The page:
The cypress failed. Snatched from the witbering grasp of death,

WI-re long convulsed Columbia lay;
Borne from Wur's baleful, Sirve breath,

His destin'd sinking prey;
Thou saw'st her spring to life and light,

Expelled the glooms that brooil,
· Aud spread'st o'er all the realms of night,

A golden floud.
Farewell! the king of day may hold

His censeless course forever on,
O'er thirsty soils and occans coli,

Or distant realms unknown; May frame afar ia trophic skies,

Or dart a cheerless ray,
And centuries on centuries

Hold on their way;
Yet still, emblazoned in the scrolls

That teli of uges that have been,
In fame's imperishable rolls

Thy record shall be seen;
The page that tells of days that were,

Shall hallow thee for e'er,
Of art and peace and science fair

The barbinger.
Europa to ber latest hour

Shall consecrate thy memory,

Farewell we oft have sigh'd!

Yet, while the heart was beating,
Ex'n mid its grief, a thought would glide

To hours of future meeting.
Now dark is all I sec.--

Ah! never thought I, never, This heart was doom'd, and doom'd by chee

To say,-farewell for ever!

EPIGRAM In the following lines a very familiar anecdote

receives all the charms of novelty from the felicity of the application. They were found

in a blank leaf of Prior's poems.
Mat Pror (to me 'tis exceedingly plain)
Deserves to be reckoned the English Fontaine;
And Monsieur la Fontaine can never go higher
Than praise to obtain as the French Matthew

Thus when Elizabeth desired,

That Melville should acknowledge fairly,
Whether herself he most admired,

Or his own sovereign lady Mary. The puzzled knight his answer thus expressid, * In her own country each is handsomest."

THE FUR TRADE, St. Louis, the capital of Missouri Territory is rapidly increasing in wealth and importance. The present population is estimated at 3000—There are in the town upwards of twenty-three commercial establishments, that do business on a pretty large scale; also, two banking institutions, with a capital of nearly one million of dollars. The following remarks are extracted from “ The Emigrant," a paper which has recently been established in St. Louis, by Mr. Sergeant Hall.

The importance of this trade is questioned by none; but it has bitherto been conducted in such a manner, and on so small a scale, as to yield but little to the enterprize and hardihood of the individuals concerned. An attempt to form a large company, and invest an ample capital, has, we believe, been formerly made, without success, on account of the smallness of the scale. The subject is now in agitation, but we fear too much time will be consumed in deliberation, and the great, the all-important advantages now within our grasp, will be taken from us. Should this be the case, property in this section of country must depreciate. Other settlements will be formed high up the Missouri, which will take from us one of the principal articles of our trade, and by consequence one of the principal sources of wealth.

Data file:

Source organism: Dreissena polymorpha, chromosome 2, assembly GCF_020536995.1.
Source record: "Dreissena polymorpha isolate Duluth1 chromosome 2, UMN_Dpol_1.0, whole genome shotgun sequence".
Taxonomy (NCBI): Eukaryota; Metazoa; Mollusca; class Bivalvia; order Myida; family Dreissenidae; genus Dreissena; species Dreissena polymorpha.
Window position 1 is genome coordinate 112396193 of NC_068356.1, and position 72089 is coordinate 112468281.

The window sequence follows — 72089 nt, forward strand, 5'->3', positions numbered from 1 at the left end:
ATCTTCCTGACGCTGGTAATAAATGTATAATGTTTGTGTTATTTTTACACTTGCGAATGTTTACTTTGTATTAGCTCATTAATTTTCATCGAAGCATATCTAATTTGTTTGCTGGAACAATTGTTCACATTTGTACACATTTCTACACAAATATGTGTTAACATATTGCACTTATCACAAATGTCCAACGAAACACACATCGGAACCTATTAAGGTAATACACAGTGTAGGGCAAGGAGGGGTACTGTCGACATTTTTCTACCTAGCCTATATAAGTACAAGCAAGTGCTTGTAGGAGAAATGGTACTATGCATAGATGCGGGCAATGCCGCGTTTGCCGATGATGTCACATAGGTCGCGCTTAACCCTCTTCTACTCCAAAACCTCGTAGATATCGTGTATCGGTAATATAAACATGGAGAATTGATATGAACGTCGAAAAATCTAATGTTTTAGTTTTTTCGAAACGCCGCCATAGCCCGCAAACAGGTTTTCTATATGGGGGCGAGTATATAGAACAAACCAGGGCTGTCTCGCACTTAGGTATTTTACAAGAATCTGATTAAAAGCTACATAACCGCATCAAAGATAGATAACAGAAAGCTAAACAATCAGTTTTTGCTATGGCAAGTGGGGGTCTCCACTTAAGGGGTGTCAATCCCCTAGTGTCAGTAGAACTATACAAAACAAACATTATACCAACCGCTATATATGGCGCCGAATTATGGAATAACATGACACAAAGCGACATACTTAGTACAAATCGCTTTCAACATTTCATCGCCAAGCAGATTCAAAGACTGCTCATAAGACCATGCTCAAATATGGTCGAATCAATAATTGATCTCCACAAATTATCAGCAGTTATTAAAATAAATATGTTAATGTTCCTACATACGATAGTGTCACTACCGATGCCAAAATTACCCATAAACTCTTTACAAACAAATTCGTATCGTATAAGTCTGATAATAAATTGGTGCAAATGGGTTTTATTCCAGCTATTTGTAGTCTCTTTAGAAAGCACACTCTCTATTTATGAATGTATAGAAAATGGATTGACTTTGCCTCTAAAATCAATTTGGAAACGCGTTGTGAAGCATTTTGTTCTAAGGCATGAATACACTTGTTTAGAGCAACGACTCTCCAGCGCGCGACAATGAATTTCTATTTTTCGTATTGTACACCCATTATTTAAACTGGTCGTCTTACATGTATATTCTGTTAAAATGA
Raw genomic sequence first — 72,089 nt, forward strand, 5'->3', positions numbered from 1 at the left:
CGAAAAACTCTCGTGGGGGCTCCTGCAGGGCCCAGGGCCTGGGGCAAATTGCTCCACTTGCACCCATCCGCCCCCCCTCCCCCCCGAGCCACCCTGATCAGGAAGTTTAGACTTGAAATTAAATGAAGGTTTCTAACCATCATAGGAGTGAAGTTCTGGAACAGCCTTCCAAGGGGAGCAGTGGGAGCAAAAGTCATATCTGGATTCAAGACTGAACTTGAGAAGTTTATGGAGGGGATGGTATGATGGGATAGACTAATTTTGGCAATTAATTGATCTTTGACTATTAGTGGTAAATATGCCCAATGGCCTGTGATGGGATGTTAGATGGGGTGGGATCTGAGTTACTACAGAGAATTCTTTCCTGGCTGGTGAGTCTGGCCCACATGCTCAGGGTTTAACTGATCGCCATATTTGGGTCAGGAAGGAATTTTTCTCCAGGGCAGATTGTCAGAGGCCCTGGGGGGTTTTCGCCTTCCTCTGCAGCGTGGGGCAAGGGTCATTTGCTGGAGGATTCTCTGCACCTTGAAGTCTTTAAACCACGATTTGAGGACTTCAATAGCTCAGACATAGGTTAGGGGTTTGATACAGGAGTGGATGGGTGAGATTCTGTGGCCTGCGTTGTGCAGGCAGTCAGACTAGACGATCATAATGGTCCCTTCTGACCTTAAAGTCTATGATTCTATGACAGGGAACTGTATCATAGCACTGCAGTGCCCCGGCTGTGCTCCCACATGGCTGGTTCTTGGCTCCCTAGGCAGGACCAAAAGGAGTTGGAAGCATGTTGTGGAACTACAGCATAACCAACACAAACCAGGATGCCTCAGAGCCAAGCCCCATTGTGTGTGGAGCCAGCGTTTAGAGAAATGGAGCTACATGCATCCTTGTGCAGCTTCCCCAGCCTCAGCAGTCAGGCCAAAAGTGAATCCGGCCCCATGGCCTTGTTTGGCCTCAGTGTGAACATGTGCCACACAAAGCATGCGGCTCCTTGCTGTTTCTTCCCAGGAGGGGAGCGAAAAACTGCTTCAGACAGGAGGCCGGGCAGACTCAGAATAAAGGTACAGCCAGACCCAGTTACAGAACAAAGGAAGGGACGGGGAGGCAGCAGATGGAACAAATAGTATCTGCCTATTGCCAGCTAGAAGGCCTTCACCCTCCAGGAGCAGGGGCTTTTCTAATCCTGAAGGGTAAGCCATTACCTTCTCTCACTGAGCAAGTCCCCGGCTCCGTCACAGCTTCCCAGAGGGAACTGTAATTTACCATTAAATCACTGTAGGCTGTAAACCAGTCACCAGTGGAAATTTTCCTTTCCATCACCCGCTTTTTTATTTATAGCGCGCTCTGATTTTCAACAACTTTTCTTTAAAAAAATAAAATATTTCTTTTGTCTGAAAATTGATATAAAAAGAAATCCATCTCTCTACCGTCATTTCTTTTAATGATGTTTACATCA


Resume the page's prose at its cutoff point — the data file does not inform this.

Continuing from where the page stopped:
We do not hesitate to call this trade, conducted on the extensive scale now contemplated, an all important object, for in addition to the wealth to be accumulated from it, it is the only means of security from a vexatious and everlasting Indian warfare. To be satisfied of this, we need only recur to the events of the late

In this direction, it was emphatically a war of traders, and so in the nature of things, it must ever be. Small companies, or many individuals with distinct and clashing interests, and beyond the control of government, embark in the fur trade, wherever they expect to collect most skins. A contest arises, and the Indians are easily persuaded to waylay and murder the traders from whom they receive least advantage. Added to this, the recent occurrences of the Hudson's Bay and N. W. companies should stimulate capitalists to provide for their safety and their interests in time. The king of England and lord Selkirk are largely concerned in the Hudson's Bay company. The latter, finding the N. W. company engaged in a lucrative fur trade, attacked and finally drove them from their posts, by force of arms. The law cannot reach him, and, if it could it would not be put in force. Arrangements are now making by these companies to extend their trade up the Missouri, to the richest hunting grounds: and when our traders resolve, as they will, at some distant day, to embrace the advantages now within their reach, they will have to fight their way into (for they never can fight through) a powerful band of British traders and Indians. The mortification we shall then feel, will not be abated by the recollection that these men are hunting on the lands of the United States.